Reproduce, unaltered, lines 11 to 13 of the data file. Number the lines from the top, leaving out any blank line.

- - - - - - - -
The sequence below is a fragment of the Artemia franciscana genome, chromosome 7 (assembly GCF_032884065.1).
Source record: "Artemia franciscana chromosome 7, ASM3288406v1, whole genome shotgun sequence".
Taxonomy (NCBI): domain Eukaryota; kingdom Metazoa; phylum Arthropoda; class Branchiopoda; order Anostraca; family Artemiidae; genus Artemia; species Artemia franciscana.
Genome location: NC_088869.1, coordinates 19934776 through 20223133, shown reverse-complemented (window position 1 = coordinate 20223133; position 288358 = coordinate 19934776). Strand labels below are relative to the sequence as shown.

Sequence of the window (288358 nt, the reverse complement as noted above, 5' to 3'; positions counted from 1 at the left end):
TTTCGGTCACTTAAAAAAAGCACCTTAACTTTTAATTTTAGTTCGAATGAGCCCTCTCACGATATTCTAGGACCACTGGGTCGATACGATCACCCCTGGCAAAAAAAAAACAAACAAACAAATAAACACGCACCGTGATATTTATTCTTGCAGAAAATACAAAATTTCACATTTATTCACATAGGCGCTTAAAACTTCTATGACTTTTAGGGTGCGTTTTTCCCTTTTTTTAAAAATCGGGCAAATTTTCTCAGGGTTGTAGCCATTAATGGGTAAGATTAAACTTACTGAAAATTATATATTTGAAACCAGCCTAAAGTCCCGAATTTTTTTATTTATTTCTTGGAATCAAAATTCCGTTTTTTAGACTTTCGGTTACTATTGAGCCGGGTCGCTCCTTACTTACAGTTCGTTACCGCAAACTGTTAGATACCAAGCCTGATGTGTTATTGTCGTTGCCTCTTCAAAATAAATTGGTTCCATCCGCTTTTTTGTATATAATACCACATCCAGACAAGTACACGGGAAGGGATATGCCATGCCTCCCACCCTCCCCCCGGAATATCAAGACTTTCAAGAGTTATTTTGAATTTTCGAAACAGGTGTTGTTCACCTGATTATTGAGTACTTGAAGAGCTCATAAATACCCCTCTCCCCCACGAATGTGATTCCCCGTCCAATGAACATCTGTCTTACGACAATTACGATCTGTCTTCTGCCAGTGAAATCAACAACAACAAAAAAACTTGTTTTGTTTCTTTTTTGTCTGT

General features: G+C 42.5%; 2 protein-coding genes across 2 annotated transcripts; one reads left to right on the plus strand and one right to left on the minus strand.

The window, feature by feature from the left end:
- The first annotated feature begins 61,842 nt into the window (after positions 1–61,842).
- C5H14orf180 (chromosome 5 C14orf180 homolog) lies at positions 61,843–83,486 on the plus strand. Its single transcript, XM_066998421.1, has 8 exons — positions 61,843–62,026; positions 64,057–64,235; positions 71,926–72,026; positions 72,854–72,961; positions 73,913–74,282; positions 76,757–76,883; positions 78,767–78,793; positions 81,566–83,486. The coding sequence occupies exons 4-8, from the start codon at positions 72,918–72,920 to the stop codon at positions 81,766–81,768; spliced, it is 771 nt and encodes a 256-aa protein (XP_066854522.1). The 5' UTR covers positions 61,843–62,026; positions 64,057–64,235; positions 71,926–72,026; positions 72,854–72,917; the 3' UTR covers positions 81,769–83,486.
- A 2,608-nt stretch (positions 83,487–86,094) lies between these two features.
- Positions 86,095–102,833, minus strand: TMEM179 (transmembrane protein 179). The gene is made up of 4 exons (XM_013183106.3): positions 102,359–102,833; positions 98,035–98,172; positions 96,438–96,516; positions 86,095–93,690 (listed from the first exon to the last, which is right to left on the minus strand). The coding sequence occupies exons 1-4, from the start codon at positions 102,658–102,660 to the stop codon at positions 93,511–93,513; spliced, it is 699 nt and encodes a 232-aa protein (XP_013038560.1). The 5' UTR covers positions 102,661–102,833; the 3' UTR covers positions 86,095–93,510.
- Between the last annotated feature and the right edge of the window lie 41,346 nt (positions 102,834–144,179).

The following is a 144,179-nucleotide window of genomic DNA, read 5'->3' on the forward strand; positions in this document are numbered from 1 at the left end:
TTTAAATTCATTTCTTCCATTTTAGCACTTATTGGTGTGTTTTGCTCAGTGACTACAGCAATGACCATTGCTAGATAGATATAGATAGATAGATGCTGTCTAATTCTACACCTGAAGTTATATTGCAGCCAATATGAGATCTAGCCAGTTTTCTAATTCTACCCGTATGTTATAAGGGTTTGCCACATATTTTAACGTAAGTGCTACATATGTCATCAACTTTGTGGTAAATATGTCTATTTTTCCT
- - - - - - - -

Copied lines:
- A 2,608-nt stretch (positions 83,487–86,094) lies between these two features.
- Positions 86,095–102,833, minus strand: TMEM179 (transmembrane protein 179). The gene is made up of 4 exons (XM_013183106.3): positions 102,359–102,833; positions 98,035–98,172; positions 96,438–96,516; positions 86,095–93,690 (listed from the first exon to the last, which is right to left on the minus strand). The coding sequence occupies exons 1-4, from the start codon at positions 102,658–102,660 to the stop codon at positions 93,511–93,513; spliced, it is 699 nt and encodes a 232-aa protein (XP_013038560.1). The 5' UTR covers positions 102,661–102,833; the 3' UTR covers positions 86,095–93,510.
- Between the last annotated feature and the right edge of the window lie 41,346 nt (positions 102,834–144,179).